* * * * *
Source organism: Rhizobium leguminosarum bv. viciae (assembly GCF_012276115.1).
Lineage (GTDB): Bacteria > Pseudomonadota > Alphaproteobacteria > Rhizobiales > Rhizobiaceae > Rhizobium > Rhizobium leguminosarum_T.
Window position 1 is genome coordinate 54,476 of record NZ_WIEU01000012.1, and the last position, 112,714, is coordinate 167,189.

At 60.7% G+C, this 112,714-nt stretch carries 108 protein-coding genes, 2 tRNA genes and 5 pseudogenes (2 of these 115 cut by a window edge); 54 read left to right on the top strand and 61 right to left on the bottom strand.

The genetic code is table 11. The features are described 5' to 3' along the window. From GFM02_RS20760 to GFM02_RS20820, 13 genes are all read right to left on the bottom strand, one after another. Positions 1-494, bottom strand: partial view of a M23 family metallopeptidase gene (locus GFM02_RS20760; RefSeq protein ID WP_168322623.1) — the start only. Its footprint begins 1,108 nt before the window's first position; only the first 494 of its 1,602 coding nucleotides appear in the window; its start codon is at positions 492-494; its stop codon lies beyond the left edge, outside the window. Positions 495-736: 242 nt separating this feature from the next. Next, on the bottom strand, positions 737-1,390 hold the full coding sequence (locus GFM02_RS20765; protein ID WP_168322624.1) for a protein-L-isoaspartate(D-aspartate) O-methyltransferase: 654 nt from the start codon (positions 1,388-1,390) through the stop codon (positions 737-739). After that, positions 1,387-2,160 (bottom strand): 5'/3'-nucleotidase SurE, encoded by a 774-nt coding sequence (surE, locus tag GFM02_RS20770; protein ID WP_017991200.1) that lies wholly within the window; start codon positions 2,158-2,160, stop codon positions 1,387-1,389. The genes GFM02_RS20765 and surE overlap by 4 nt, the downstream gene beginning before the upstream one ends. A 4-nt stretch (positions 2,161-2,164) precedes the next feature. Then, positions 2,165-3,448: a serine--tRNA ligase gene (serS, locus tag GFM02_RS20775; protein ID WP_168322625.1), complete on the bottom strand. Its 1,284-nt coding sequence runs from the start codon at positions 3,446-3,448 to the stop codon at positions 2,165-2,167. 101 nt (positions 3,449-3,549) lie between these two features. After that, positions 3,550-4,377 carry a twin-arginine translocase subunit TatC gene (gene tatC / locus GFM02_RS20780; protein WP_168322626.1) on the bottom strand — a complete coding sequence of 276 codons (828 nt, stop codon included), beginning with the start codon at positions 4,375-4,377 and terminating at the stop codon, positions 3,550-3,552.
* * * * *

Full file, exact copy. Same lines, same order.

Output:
Source organism: Rhizobium leguminosarum bv. viciae (assembly GCF_012276115.1).
Lineage (GTDB): Bacteria > Pseudomonadota > Alphaproteobacteria > Rhizobiales > Rhizobiaceae > Rhizobium > Rhizobium leguminosarum_T.
Window position 1 is genome coordinate 54,476 of record NZ_WIEU01000012.1, and the last position, 112,714, is coordinate 167,189.

At 60.7% G+C, this 112,714-nt stretch carries 108 protein-coding genes, 2 tRNA genes and 5 pseudogenes (2 of these 115 cut by a window edge); 54 read left to right on the top strand and 61 right to left on the bottom strand.

The genetic code is table 11. The features are described 5' to 3' along the window. From GFM02_RS20760 to GFM02_RS20820, 13 genes are all read right to left on the bottom strand, one after another. Positions 1-494, bottom strand: partial view of a M23 family metallopeptidase gene (locus GFM02_RS20760; RefSeq protein ID WP_168322623.1) — the start only. Its footprint begins 1,108 nt before the window's first position; only the first 494 of its 1,602 coding nucleotides appear in the window; its start codon is at positions 492-494; its stop codon lies beyond the left edge, outside the window. Positions 495-736: 242 nt separating this feature from the next. Next, on the bottom strand, positions 737-1,390 hold the full coding sequence (locus GFM02_RS20765; protein ID WP_168322624.1) for a protein-L-isoaspartate(D-aspartate) O-methyltransferase: 654 nt from the start codon (positions 1,388-1,390) through the stop codon (positions 737-739). After that, positions 1,387-2,160 (bottom strand): 5'/3'-nucleotidase SurE, encoded by a 774-nt coding sequence (surE, locus tag GFM02_RS20770; protein ID WP_017991200.1) that lies wholly within the window; start codon positions 2,158-2,160, stop codon positions 1,387-1,389. The genes GFM02_RS20765 and surE overlap by 4 nt, the downstream gene beginning before the upstream one ends. A 4-nt stretch (positions 2,161-2,164) precedes the next feature. Then, positions 2,165-3,448: a serine--tRNA ligase gene (serS, locus tag GFM02_RS20775; protein ID WP_168322625.1), complete on the bottom strand. Its 1,284-nt coding sequence runs from the start codon at positions 3,446-3,448 to the stop codon at positions 2,165-2,167. 101 nt (positions 3,449-3,549) lie between these two features. After that, positions 3,550-4,377 carry a twin-arginine translocase subunit TatC gene (gene tatC / locus GFM02_RS20780; protein WP_168322626.1) on the bottom strand — a complete coding sequence of 276 codons (828 nt, stop codon included), beginning with the start codon at positions 4,375-4,377 and terminating at the stop codon, positions 3,550-3,552.